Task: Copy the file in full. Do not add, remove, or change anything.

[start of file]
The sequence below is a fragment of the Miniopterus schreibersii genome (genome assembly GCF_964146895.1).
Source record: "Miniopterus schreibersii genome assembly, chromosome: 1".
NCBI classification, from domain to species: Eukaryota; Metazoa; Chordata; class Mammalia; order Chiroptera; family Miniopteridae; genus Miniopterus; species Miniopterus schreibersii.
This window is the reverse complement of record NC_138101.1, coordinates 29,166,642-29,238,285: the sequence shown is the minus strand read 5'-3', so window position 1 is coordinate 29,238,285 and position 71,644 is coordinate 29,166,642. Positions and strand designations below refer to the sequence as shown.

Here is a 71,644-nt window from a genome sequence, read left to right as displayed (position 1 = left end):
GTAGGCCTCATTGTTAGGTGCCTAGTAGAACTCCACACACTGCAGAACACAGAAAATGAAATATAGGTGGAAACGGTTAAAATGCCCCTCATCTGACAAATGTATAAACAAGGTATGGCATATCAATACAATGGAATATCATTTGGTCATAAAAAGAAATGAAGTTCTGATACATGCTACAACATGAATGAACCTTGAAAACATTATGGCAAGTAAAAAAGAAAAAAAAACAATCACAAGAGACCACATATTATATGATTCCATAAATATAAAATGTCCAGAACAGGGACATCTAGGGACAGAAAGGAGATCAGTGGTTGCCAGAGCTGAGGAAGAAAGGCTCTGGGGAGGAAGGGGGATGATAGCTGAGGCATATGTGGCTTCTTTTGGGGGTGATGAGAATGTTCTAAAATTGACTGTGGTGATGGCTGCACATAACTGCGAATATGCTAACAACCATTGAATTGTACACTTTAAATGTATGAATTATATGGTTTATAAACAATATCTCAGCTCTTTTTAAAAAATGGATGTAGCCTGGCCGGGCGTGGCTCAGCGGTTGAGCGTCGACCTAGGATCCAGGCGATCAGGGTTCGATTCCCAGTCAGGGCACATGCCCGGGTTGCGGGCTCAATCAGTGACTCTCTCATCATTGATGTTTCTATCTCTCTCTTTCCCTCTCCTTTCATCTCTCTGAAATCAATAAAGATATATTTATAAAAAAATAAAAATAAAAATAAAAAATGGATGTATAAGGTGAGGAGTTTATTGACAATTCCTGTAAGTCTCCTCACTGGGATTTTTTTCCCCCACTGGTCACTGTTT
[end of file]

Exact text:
The sequence below is a fragment of the Miniopterus schreibersii genome (genome assembly GCF_964146895.1).
Source record: "Miniopterus schreibersii genome assembly, chromosome: 1".
NCBI classification, from domain to species: Eukaryota; Metazoa; Chordata; class Mammalia; order Chiroptera; family Miniopteridae; genus Miniopterus; species Miniopterus schreibersii.
This window is the reverse complement of record NC_138101.1, coordinates 29,166,642-29,238,285: the sequence shown is the minus strand read 5'-3', so window position 1 is coordinate 29,238,285 and position 71,644 is coordinate 29,166,642. Positions and strand designations below refer to the sequence as shown.

Here is a 71,644-nt window from a genome sequence, read left to right as displayed (position 1 = left end):
GTAGGCCTCATTGTTAGGTGCCTAGTAGAACTCCACACACTGCAGAACACAGAAAATGAAATATAGGTGGAAACGGTTAAAATGCCCCTCATCTGACAAATGTATAAACAAGGTATGGCATATCAATACAATGGAATATCATTTGGTCATAAAAAGAAATGAAGTTCTGATACATGCTACAACATGAATGAACCTTGAAAACATTATGGCAAGTAAAAAAGAAAAAAAAACAATCACAAGAGACCACATATTATATGATTCCATAAATATAAAATGTCCAGAACAGGGACATCTAGGGACAGAAAGGAGATCAGTGGTTGCCAGAGCTGAGGAAGAAAGGCTCTGGGGAGGAAGGGGGATGATAGCTGAGGCATATGTGGCTTCTTTTGGGGGTGATGAGAATGTTCTAAAATTGACTGTGGTGATGGCTGCACATAACTGCGAATATGCTAACAACCATTGAATTGTACACTTTAAATGTATGAATTATATGGTTTATAAACAATATCTCAGCTCTTTTTAAAAAATGGATGTAGCCTGGCCGGGCGTGGCTCAGCGGTTGAGCGTCGACCTAGGATCCAGGCGATCAGGGTTCGATTCCCAGTCAGGGCACATGCCCGGGTTGCGGGCTCAATCAGTGACTCTCTCATCATTGATGTTTCTATCTCTCTCTTTCCCTCTCCTTTCATCTCTCTGAAATCAATAAAGATATATTTATAAAAAAATAAAAATAAAAATAAAAAATGGATGTATAAGGTGAGGAGTTTATTGACAATTCCTGTAAGTCTCCTCACTGGGATTTTTTTCCCCCACTGGTCACTGTTT